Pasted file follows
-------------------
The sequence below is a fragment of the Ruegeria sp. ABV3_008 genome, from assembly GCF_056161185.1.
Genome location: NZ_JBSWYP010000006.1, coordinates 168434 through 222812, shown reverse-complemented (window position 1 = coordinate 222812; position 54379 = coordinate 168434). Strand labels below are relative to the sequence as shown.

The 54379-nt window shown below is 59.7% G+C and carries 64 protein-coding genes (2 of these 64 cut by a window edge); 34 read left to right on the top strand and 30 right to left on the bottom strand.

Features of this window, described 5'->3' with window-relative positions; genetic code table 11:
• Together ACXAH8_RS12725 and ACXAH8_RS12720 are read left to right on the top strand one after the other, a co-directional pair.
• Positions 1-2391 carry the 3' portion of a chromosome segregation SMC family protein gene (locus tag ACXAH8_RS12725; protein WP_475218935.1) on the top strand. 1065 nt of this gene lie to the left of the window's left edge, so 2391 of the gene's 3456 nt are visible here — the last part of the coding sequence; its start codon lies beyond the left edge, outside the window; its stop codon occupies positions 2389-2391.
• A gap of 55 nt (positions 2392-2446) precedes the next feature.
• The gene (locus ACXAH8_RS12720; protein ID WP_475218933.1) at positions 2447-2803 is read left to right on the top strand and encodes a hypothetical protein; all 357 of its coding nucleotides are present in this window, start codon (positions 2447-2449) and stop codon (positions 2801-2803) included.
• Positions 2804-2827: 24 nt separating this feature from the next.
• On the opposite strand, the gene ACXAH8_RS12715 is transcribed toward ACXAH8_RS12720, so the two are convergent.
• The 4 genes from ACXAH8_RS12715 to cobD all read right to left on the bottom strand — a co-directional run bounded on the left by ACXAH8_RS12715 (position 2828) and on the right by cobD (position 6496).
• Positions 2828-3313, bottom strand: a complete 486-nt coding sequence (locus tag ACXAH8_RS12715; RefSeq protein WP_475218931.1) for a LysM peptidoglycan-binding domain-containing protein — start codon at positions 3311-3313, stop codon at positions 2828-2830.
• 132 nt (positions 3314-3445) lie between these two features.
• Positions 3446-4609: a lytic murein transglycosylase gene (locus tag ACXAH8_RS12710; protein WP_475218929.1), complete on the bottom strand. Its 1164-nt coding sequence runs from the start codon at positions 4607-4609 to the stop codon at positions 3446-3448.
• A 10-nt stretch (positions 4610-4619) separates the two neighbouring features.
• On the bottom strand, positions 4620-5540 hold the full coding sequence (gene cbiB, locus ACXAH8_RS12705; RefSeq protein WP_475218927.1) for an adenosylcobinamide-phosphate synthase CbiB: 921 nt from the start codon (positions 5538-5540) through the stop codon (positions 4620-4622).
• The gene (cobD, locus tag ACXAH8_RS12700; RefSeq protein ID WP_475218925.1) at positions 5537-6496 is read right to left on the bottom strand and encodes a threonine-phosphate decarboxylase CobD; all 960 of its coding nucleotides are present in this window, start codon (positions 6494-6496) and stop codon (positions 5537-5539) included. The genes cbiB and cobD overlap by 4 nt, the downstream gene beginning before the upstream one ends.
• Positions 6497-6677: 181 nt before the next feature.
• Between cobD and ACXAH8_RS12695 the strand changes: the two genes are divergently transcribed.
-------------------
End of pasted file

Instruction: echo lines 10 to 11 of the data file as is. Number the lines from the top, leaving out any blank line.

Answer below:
• On the opposite strand, the gene ACXAH8_RS12715 is transcribed toward ACXAH8_RS12720, so the two are convergent.
• The 4 genes from ACXAH8_RS12715 to cobD all read right to left on the bottom strand — a co-directional run bounded on the left by ACXAH8_RS12715 (position 2828) and on the right by cobD (position 6496).